District 5 Update: New State Monitoring System & Additional Business Openings

Email and Newsletter 2020


State announces new COVID-19 monitoring system –

Additional businesses allowed to open in Marin

Today, Governor Newsom introduced Blueprint for a Safer Economy, a four-tier framework by which counties will be measured for loosening and tightening COVID-19 restrictions on activities and business operations. The framework replaces the previous “county monitoring list” and looks at case rates and testing positivity rates at a more granular level while factoring in equity indicators such as high testing rate in disproportionally impacted areas.

Most counties, including Marin, that were on the state’s monitoring list prior to the adjustment were placed on the first, “purple” tier, signaling a COVID-19 incidence of more than seven new cases per day per 100,000 people. Although Marin is ranked purple for now, the California Department of Public Health has confirmed Marin will move into the second, “red” tier, in an abbreviated timeline due in part to Marin County Public Health’s high testing rates, and assuming Marin’s case rate remains stable.

Marin’s “purple” Tier 1 status means that on Monday, August 31 Marin County can reopen indoor shopping centers at maximum 25% capacity, as well as hair salons and barbershops indoors. Hair salons and barbershops are to follow public health guidelines prescribed by the California Board of Barbering and Cosmetology as well as those outlined by Marin Public Health on Marin Recovers.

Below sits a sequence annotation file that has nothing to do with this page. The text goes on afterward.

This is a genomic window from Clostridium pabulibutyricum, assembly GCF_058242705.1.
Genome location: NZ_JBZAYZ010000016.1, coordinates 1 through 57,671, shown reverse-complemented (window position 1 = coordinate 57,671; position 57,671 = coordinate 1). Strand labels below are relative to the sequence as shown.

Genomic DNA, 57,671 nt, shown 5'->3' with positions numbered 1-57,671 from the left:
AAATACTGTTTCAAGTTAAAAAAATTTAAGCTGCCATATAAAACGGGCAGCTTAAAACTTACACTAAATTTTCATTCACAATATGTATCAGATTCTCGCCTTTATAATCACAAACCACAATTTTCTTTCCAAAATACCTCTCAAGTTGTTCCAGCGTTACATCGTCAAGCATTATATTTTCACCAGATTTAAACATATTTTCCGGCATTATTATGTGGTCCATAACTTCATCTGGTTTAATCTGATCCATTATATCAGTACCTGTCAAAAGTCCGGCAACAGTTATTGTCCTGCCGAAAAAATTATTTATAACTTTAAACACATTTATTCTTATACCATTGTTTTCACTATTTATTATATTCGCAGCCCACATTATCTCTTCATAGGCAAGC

Schools in counties that fall within the “purple” Tier 1 are not permitted to reopen for in-person instruction unless they receive a waiver from their local health department for transitional kindergarten through sixth grade. Marin has submitted 14 school waiver applications to the state for approval, potentially allowing those TK-6 schools to resume in-person operations as early as September 8. However, all Marin TK-6 schools would be eligible for classroom-based operations as early as two weeks after the county officially achieves “red” Tier 2 status.

In addition to the new framework, the California Department of Public Health has adjusted the frequency by which counties are measured, looking at case rates weekly. Counties also will experience longer transition time between tiers: counties will remain in a tier for three weeks before being able to advance to another tier and are only able to move one tier at a time, even if metrics qualify for a more advanced tier. That practice ensures a county is making consistent progress in the right direction while eliminating “flip-flop” openings and closings for businesses.

To learn more about the Blueprint for a Safer Economy, visit the state’s COVID-19 webpage. Review local reopening guidelines at MarinRecovers.com.



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